Book Review: Mythri Jegathesan’s Tea & Solidarity
Tea and Solidarity is a fascinating monograph by Mythri Jegathesan that examines the lives of tea-plucking women and their families as they seek work outside the Sri Lankan plantations. It provides a powerful description of their struggle for a dignified life within and outside the plantations, what Jegathesan calls their ‘desires for dignity’. It is based on archival and ethnographic research conducted between 2008 and 2017, and it presents women’s work and struggles from a feminist and humanistic lens. The monograph is divided into nine chapters, of which six discuss various aspects of the tea workers’ lives, such as the connection between discursive practices of colonial planters and the workers’ agency (Chapter 2), meagre wage and struggles for a decent livelihood (Chapter 3), landlessness and life in the workers’ houses in the plantation (called ‘line houses’) (Chapter 4), contradictions of reproductive care (Chapter 5), migrant women, domestic labour and the labour policies (Chapter 6), and transnational activism and trade unions (Chapter 7).
Looking through archival records, Jegathesan discusses how the accounts of the colonial planters and managerial staff failed to recognize the aspirations and desires of the ‘coolie’ workers. The plantation wage was always below the minimum income needed for a decent living in the highlands. The colonial planters justified the meagre wages as an instrument of creating a productive labour force, and portraying plantations as an important site for economic growth and national unity. This analysis fits well with the recent literature on plantations in South Asia that examines various discourses that politically and morally legitimize the plantation systems (see, for example, the work of Piya Chatterjee, Sarah Besky and this author).
A major contribution of this captivating ethnography is that it focuses on the workers’ desires and aspirations outside the tea fields and factories. This leads Jegathesan to assert that the plantation was never a closed enclave. What might be overlooked here is that the enclaved nature of the plantation is not in prohibiting but in obstructing the movement of the workers outside the plantations. This obstruction needs to be understood not in absolute terms but as relative to a non-industrial village society. In my view, the way the workers organize their life in the settlements makes more sense if we understand it in a dialectical relationship with the workplace. Jegathesan makes it clear that she was not allowed to do fieldwork in the fields and factories. Perhaps fieldwork in the workplaces would have somewhat transformed how the workers’ settlement and life outside the workplace could be understood. Nevertheless, this compelling monograph unearths significant and often neglected dimensions of the tea workers, and makes a substantial contribution to feminist anthropology rooted in the postcolonial tradition.
A final point: Jegathesan opens and ends her book with the observation that the women’s desire could be understood as decolonial, i.e. as challenging the colonially rooted structures and relations of labour and life. She also argues that the decolonial approach of the book engenders new and more commensurate forms of knowledge about the Hill Country women. However, it is not entirely clear how the decolonial approach unravels the micro-life situation in the Sri Lankan tea plantations. Decolonial studies of South Asia are often dominated by the upper caste/class South Asian intellectual community in North America/Europe, more as a critical reaction to Eurocentrism and Western domination over knowledge production than as a tool that could elucidate the contemporary lives of the marginalized in the global South on their terms. To what extent do the graded hierarchies in the global South inform the development of theory in decolonial studies? Is it possible to understand the question of dignity among Dalit women without ethnographically exploring caste? What are the local discourses of emancipation that are used to challenge workers’ oppression and hegemony? Is decoloniality a concept employed by the local intellectual community or vernacular academics to understand the tea-plucking women’s contemporary situation? The decolonial turn in South Asian studies should be mindful that it may reproduce what it attempts to oppose: the reproduction of hegemonic knowledge.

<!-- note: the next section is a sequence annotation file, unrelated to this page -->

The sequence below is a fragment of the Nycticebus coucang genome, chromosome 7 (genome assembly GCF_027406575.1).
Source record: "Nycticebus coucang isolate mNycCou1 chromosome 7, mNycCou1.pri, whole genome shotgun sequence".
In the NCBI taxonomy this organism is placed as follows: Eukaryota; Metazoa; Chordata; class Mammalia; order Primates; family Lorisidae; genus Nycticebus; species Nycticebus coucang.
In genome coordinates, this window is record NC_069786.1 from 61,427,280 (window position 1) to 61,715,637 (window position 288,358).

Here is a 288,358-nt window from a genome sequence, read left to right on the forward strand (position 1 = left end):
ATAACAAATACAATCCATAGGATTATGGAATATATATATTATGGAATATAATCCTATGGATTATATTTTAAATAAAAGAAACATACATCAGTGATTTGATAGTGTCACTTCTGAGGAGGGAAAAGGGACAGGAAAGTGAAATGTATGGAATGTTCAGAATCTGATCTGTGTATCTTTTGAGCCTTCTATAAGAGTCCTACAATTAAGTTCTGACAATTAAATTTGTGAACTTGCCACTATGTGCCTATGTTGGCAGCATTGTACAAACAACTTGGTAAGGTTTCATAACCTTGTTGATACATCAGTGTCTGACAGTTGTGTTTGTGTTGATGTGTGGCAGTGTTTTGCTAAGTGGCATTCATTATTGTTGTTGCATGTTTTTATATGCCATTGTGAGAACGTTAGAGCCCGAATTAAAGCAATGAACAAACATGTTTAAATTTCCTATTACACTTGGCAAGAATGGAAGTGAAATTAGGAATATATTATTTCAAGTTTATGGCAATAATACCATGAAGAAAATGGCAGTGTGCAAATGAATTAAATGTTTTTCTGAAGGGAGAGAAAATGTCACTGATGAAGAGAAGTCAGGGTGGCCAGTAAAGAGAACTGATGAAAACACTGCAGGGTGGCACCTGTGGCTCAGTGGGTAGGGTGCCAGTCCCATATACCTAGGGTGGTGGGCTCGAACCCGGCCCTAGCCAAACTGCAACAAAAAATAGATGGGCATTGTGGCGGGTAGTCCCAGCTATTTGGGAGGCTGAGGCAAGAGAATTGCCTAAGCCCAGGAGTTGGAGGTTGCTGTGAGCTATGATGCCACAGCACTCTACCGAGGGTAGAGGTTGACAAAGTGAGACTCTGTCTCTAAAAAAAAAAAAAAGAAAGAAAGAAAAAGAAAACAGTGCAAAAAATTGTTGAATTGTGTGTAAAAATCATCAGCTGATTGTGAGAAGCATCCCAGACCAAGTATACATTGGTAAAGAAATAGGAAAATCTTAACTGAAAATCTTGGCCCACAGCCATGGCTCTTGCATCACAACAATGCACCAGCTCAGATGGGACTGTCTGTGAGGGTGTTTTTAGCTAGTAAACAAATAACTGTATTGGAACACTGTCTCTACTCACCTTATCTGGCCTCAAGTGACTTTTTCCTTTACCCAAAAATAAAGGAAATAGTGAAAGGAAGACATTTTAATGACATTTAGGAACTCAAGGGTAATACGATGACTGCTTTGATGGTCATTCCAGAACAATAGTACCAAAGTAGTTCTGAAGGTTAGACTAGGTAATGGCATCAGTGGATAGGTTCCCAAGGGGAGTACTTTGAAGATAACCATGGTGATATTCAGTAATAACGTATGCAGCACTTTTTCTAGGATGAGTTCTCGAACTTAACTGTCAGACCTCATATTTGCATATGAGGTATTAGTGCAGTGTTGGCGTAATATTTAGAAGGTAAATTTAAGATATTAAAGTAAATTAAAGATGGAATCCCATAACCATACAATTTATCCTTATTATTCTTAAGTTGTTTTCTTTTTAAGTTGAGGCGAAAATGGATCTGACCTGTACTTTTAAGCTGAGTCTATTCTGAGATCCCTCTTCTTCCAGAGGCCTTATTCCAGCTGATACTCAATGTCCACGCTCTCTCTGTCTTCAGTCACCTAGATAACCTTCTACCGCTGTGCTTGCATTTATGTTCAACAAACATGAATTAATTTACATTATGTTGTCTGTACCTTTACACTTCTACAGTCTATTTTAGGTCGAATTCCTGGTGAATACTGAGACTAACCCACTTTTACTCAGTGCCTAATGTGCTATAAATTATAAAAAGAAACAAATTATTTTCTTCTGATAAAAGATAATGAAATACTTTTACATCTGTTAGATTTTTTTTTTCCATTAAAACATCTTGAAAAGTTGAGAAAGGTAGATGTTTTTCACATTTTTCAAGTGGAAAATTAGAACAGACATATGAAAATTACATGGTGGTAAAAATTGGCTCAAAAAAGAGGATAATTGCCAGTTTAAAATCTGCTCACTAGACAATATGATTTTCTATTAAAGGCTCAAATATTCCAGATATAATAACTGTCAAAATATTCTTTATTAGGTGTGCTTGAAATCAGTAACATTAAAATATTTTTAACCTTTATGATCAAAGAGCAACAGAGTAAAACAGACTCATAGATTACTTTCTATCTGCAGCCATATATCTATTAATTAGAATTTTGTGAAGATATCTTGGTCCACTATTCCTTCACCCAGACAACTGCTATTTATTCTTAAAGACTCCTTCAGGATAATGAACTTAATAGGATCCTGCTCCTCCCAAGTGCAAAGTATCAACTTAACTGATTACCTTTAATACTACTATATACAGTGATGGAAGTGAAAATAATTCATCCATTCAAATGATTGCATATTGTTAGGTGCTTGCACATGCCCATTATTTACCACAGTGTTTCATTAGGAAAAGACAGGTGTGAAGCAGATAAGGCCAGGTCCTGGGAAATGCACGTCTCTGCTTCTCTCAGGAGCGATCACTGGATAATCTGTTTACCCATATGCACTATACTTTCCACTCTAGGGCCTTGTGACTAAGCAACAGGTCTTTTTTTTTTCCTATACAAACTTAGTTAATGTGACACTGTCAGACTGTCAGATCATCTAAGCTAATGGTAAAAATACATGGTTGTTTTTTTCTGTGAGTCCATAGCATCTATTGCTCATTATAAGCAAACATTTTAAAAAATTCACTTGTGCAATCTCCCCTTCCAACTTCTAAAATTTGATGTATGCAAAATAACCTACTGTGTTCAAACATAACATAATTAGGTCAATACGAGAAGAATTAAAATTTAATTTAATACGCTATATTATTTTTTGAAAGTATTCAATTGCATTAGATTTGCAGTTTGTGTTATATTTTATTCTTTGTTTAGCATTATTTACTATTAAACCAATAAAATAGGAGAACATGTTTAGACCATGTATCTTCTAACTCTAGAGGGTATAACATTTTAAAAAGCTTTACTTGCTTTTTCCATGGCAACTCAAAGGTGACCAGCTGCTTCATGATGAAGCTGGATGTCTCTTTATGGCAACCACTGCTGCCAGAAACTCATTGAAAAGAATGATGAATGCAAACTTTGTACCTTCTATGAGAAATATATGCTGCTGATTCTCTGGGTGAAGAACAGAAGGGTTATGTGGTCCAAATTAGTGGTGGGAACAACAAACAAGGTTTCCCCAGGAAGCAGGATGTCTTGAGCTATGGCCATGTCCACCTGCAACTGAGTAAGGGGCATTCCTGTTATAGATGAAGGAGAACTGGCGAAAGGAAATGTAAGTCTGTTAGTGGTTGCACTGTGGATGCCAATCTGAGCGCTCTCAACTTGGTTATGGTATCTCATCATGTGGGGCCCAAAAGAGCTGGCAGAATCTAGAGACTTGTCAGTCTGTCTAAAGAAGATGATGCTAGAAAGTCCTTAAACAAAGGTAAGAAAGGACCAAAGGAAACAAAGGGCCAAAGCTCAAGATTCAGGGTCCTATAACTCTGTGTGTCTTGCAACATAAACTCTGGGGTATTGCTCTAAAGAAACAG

Perhaps what we need is to have a theoretical orientation that primarily emerges from the local challenges of the gender-caste-class-ethnic hegemony in Sri Lanka’s contemporary plantation society. The local discourses can potentially unpack the graded dynamics of power and hierarchy. They can also speak to global academic discourses, such as the Indian Dalit and lower caste’s critique of Brahmanism and the call for de-brahmanizing scholarly discourses. This focus is especially important for anthropology that is committed to grounded theory. A postcolonial approach might underestimate the potency of the oppression and violence unleashed by the postcolonial state, majoritarian ethnic nationalism and a society based on gender-caste-ethnic hierarchies. The Sri Lankan state (mentioned as a ‘decolonized country’ in the book) often plays victimhood in international fora by citing its colonial subjugation. In a way, as used by the Sri Lankan state, a postcolonial framework becomes a tool to oppose any global intervention against the violence that the ‘decolonized’ state perpetuates.
[This is an abridged version. Read the full review here.]
Jayaseelan Raj is an Assistant Professor at the Centre for Development Studies, India.